Until the start of the trial, there was some, albeit slight, hope that this statesman would come to the fore. After three inconclusive elections, he had engineered a national unity government and had the premiership in his hands. Under his management, Israel appears to have exited the coronavirus pandemic in relatively good shape. Netanyahu is 70 years old and has been prime minister for more than a decade (14 years if you count his first stint in the 1990s). Many leaders in his place, especially those with an inflated self-image, might be looking to transition to the role of elder statesman and concentrate on their legacy.
Instead, it looks as if Israel is getting the provocateur, and that means a lot more than an unbridled campaign against the judicial system. The aggrieved and angry version of Netanyahu isn’t just mean-spirited; he lacks strategic and pragmatic instincts—and thinks in terms of political survival. The current uproar about annexation of the West Bank is a case in point.
For years, Netanyahu played Israeli settlers with almost perfect precision. He regarded a Palestinian state as a security threat, but he had never shown the least interest in the settlers’ religious claims to what they call the Greater Land of Israel. Thus, for Netanyahu, the status quo of the occupation was a perfectly good compromise that kept all but the most ideological settlers content without risking the diplomatic fallout of annexation.
Then, he suddenly uttered the word last April—just ahead of the first of Israel’s three back-to-back elections. It became more than a campaign slogan after he embarrassingly tried to leapfrog over the Palestinian state part of the Trump peace plan and move ahead with annexing the settlements unilaterally. Nowadays, if you take Netanyahu at his word, Israel will begin to move ahead with the process starting in July.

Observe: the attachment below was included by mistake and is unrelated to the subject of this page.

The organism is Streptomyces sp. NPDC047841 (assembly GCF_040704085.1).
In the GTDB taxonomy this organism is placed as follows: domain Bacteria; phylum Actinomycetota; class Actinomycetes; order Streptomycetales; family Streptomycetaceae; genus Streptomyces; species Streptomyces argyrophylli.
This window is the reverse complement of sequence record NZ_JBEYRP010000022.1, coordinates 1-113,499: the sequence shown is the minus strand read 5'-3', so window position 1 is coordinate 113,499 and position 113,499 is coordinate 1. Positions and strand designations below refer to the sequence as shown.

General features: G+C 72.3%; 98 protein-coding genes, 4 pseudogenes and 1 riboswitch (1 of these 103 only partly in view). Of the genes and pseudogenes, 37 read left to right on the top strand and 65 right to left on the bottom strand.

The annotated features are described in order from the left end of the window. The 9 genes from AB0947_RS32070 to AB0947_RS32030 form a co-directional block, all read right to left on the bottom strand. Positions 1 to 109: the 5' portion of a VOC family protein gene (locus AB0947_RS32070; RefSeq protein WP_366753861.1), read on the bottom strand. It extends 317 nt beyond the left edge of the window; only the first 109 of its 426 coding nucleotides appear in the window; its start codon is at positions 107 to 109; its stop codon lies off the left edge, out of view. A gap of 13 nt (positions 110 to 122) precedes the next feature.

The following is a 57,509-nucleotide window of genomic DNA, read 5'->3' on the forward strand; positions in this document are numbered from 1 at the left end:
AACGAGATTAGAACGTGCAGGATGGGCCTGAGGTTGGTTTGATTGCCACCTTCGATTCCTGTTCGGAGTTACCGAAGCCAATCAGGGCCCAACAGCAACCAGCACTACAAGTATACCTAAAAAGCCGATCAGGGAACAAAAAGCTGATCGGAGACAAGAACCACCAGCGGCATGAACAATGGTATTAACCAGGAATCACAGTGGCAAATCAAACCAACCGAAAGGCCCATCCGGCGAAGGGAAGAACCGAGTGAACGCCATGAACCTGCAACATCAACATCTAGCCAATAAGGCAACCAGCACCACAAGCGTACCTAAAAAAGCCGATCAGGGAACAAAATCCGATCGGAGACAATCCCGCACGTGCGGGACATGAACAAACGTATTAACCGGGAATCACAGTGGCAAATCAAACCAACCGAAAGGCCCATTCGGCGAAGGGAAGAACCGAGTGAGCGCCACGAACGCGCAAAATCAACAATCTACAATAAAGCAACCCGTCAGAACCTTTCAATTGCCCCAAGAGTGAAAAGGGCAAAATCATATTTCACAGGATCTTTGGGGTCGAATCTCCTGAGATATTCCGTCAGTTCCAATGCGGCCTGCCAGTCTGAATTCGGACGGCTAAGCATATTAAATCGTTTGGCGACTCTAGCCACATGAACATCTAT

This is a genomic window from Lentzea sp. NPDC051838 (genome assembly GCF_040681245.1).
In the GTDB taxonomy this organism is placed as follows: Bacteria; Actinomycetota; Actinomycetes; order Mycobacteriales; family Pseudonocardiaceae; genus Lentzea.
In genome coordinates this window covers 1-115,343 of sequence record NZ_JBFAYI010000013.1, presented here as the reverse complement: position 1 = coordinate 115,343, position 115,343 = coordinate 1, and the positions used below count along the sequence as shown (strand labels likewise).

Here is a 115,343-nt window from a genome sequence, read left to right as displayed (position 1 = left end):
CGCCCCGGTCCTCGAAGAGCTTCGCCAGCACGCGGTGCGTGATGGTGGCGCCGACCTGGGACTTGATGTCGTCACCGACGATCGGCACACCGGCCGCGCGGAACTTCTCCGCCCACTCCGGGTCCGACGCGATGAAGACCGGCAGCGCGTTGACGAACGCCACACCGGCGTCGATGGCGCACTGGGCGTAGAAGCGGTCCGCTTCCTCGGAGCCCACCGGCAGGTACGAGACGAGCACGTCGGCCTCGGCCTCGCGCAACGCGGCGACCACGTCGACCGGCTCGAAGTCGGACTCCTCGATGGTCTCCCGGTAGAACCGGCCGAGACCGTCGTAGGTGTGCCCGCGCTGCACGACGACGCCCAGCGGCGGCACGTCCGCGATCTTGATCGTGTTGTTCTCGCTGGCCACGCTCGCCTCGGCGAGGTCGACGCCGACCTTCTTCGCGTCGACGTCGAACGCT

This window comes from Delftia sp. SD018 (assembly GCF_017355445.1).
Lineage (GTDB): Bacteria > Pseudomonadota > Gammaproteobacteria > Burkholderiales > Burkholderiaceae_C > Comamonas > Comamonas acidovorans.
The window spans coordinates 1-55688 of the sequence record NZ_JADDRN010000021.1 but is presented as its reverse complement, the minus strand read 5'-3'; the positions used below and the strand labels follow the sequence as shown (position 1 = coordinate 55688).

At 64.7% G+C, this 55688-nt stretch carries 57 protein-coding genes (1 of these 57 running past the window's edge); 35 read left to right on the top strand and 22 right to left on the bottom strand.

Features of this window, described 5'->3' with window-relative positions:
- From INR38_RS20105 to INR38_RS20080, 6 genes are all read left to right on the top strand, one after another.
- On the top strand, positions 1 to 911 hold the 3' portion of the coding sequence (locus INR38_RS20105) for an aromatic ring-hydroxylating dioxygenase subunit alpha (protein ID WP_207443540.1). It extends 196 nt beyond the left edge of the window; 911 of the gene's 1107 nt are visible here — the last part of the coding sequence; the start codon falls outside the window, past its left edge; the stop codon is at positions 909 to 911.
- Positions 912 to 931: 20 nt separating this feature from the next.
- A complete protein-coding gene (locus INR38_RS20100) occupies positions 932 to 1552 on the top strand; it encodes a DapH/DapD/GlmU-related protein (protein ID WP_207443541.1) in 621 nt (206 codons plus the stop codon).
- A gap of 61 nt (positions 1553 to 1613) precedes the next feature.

Netanyahu the statesman wouldn’t be playing with this kind of fire. It offers Israel no strategic benefits, but it does risk upsetting relations with its Arab neighbors and allies and angering a White House and Congress that may well come under control of the Democrats in November. Even the Trump administration hasn’t fully endorsed the idea. Worse still, annexation might even be the catalyst for a Third Intifada.
But Bibi the provocateur only thinks about political survival. A drawn-out annexation process would turn him into Israel’s indispensable leader, the man who will bring it about in the face of opposition from a Democratic administration and his ostensibly leftist coalition partners. It sets the stage for arousing the anger and worry of Israel’s right in the event of a guilty verdict.
Annexation isn’t in Israel’s interest, but it is an insurance policy against threats to Netanyahu’s continued rule—and that means the prime minister’s worst qualities will come to the fore. Israel faces immense challenges in coping with the economic fallout of the coronavirus; it needs a statesman, not a leader whose modus operandi is divide and rule.
David E. Rosenberg is the economics editor and a columnist for the English edition of Haaretz and the author of Israel’s Technology Economy.